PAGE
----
What happens by election day? People are sick of everyone. No candidate comes through the process without scars. Most of my friends vote all the time, so they take it all with a grunt and move on. Still, can you blame anyone for not voting? The numbers haven't been good in terms of turnout for off-year elections for a few decades - under 50 percent. According to some early statistics, turnout dropped in more than 40 states this time as compared to 2010. Remember, this is apples to apples, and not compared to 2012 when there was a Presidential race.

My guess is that by driving away those who aren't fully invested in the process, you tend to get a larger percentage of the "true believers" - which translates into the left and right wings. Which leads to less of a willingness to compromise, more gridlock in government, and more anger at the other side.

I would think that we need to take a look at all of this in a rational manner, starting with making it easier and more convenient to vote. I know that some think that reducing the size of the electorate can work in a particular party's favor in a particular race. But let's agree on something, shall we? The goal in a democratic society (note the small D) is to make the process more inclusive. What we're doing now is driving people away. 

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Tuesday, October 28, 2014

Traveling man

One of the best parts about traveling is that you find out what other cities are doing with their resources. In other words, it's educational.

Let's take, for example, the city of Little Rock, Arkansas. Little Rock has a riverfront, and civic officials there obviously have put some effort into turning it into a gathering place, instead of a swamp. There are all sorts of walking and running trails, and the nearby historic district is filling up with shops and restaurants.

This amphitheater, however, is the part that caught my eye. It's obvious a nice facility, with a good-sized covered stage and some permanent seating (there are some grassy areas surrounding it as well). Looks like a nice place to spend a summer day or night, doesn't it?

Now. Wouldn't one of these look good on Buffalo's waterfront ... somewhere?

My personal choice would be LaSalle Park, which might be the most underutilized or at least underrated piece of public property in the region. It's right on Lake Erie, and there is something of a stage there now. Yes, it would take a little money to do the stage itself, with other funds needed for such elements as parking. But it could turn into a magnet for people. If the amphitheater wouldn't work at LaSalle Park, there are other spots that could work as well.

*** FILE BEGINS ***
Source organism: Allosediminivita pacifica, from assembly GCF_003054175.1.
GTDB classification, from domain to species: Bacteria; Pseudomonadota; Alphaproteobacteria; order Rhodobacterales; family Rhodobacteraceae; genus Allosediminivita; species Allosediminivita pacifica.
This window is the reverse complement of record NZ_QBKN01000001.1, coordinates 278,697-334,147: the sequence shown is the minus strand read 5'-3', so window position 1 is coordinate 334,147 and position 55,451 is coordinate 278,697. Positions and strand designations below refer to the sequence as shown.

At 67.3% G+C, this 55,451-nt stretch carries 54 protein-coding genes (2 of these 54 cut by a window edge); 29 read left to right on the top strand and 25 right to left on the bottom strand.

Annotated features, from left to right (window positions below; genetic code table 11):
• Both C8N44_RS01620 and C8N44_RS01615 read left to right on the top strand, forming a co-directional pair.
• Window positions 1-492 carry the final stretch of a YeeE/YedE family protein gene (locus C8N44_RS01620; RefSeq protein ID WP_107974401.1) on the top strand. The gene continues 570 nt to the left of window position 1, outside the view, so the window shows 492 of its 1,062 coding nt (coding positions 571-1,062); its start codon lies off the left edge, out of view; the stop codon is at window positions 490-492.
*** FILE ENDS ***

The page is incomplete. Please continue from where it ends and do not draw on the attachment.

I've seen other cities with subways have stops that are physically connected to major facilities, so that no one has to be outside in the winter in order to enter. Think about that the next time you walk outside from the ugly subway stop for the First Niagara Center on a chilly night for a Sabres' game. It wouldn't take much effort to construct a new station down the street a ways.

I've also seen cities in northern locations connect buildings through tunnels and skyways. That would be a natural here, but I'm not willing to be so ambitious quite yet. We've made some fast progress in Buffalo lately, and I'm willing to borrow ideas from any source to keep the momentum going. Everyone else should be too.

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Wednesday, October 01, 2014

A unique position

Let's take a look at what happens to most professional athletes when they hit a period of time when their play is below their usual or necessary standards.

If it's a short slump, the athletes might come out of a particular game in favor of someone else. If a hockey player keeps giving the puck to the other team, he'll take a seat on the bench for a while. When a basketball players misses eight straight shots, well, let him think about things for a while sitting next to the coach. If a baseball pitcher can't get anyone out, off to the showers ... until the next opportunity.

In any of those cases and almost all of the others, the players receives another chance to do well. If it goes on for a period of time, the baseball hitter will be dropped in the batting order or platooned. The football player will see spot duty and find himself on special teams. The hockey player will be placed on different lines and/or see his ice time reduced. Even golfers have a chance at redemption in upcoming tournaments.

But there is one big exception to the rule, and it centers on the single most glamorous and single most difficult position in sports - the football quarterback.

Ask EJ Manuel.

The Buffalo Bills quarterback was replaced this week as the team's starter, as Kyle Orton will take over on Sunday against the Detroit Lions. Manuel had not been playing well lately, and coach Doug Marrone announced the move earlier this week.

Let's review here. Manuel was a first-round draft pick in 2013 by the Bills in something of a surprise move, since other teams had him projected much lower. It would be interesting to know if Buffalo had planned to start him right away last season. Plan A might have been to start Kevin Kolb at the beginning of the year and give Manuel a chance to get his feet wet a bit. But Kolb suffered a career-ending concussion in preseason, and Manuel was Plan B. Manuel didn't look like the obvious answer at quarterback when he played last season, but then again he was good enough that we didn't know that he wasn't going to be the answer some day.